Edward Calamia

For Executive Board, High School - New Action

I am Chapter Delegate at Passages Academy in District 79, where I have been working for the past 15 years as an English and sometimes History teacher. I have chosen to run with the United For Change coalition in this election because:

UFC has brought together the diverse criticisms of the Unity Caucus by uniting the dissident voices in the union around a shared platform approved by all and dominated by none.

UFC has brought together experienced union activists and youthful energy to form an intergenerational alliance that cares about probationary people, tenured people, and retirees.

UFC has people from the diverse divisions within the UFT membership and seeks to incorporate all of their concerns.

UFC foregrounds transparency in decision making, and union democracy.

To me, the final point is the most important. A union that encourages members to be active by supporting them and amplifying their voices, by training every member in leadership and initiative, is a union that can adapt to meet any challenge. Every time a member formulates a problem and brings it to a deliberative and executive body of their colleagues that joins with them to solve it, the union grows stronger. Every time our union grows stronger, a little benefit accrues to every worker in society, we each stand up a little bit taller and the people on the other side of the table grow a bit shorter.

Ever since I was a child I have been aware of the impact that union membership can have on working families. I grew up in a union household, my father was a member of the Teamsters, and I saw how the union ensured my father’s job security, how the union ensured that he was paid enough for us to live, how the union allowed us to go to the doctor for free, how the union structure brought together people of all races, genders, and nationalities into bonds of solidarity and good will. In addition, outside of official union affairs, when a worker at the job needed to move house, the other union members would come over and help pack and move the boxes. Seeing the power of cooperation, organization and solidarity at a young age shaped my heart and mind, providing the paradigm for me to think about larger social issues as I grew older.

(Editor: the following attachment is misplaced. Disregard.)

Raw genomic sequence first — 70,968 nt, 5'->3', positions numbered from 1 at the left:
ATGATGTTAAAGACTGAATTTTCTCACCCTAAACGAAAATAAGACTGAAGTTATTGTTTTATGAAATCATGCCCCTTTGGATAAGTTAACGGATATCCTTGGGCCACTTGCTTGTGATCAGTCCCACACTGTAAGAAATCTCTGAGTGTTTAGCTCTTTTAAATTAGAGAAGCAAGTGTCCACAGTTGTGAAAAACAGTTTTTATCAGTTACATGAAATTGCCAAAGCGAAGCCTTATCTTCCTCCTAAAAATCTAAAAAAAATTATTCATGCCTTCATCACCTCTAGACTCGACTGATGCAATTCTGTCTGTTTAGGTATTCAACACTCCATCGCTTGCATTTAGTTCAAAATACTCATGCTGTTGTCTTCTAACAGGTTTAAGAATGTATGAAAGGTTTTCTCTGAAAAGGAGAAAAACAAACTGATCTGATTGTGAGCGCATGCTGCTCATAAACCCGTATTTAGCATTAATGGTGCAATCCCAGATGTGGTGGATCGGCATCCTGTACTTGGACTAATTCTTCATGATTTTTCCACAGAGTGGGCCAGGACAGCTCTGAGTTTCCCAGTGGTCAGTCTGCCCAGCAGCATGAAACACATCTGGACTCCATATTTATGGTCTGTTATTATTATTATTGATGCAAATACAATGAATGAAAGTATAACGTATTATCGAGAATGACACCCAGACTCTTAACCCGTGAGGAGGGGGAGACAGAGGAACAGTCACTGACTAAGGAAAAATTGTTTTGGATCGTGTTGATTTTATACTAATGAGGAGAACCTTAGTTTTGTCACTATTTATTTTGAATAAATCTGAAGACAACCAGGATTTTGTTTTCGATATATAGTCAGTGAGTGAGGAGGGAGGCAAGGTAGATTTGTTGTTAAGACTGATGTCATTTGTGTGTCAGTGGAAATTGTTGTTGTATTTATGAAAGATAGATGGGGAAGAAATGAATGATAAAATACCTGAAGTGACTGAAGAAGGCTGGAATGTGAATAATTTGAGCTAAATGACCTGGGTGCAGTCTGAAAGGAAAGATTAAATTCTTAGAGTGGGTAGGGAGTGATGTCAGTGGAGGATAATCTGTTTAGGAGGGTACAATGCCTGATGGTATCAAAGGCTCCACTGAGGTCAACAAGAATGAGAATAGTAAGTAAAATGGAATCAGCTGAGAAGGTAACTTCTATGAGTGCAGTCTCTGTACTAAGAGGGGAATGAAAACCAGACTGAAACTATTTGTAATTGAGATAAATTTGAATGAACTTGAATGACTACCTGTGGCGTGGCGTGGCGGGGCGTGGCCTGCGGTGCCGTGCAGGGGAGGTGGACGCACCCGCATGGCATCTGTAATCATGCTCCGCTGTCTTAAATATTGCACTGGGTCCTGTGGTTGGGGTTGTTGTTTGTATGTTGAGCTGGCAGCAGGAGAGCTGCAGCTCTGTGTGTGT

When I became a teacher, I was proud to join the UFT. I jumped at the chance to meet my Chapter Leader and become active. Having worked union jobs and open-shop jobs, I knew what the union meant and wanted to do everything I could. Having known teachers on Long Island, I knew how strong and disciplined teachers unions could be, how teachers would look out for one another and stand together in solidarity.

Unfortunately, when I met with abusive and unfair treatment on the job, the union seemed to confine itself to explaining to me what I couldn’t do, instead of empowering me to fight back. When I asked about this situation, it was explained to me that my complaints had no legal standing, or that the contract had ‘loopholes.’ When I read and studied the contract, I was shocked to see the concessions and givebacks, I was shocked to see such injustices codified in legal boilerplate—I was shocked to see that my union had accepted silently what other unions would have gone on strike over. In discussions with colleagues, it became clear to me that my feelings of frustration were shared by many and people just felt there was nothing they could do. It was at that moment that it became clear to me that I had to be more active in the union in order to stop these disastrous negotiation tactics before they culminated in the dissolution of the union itself.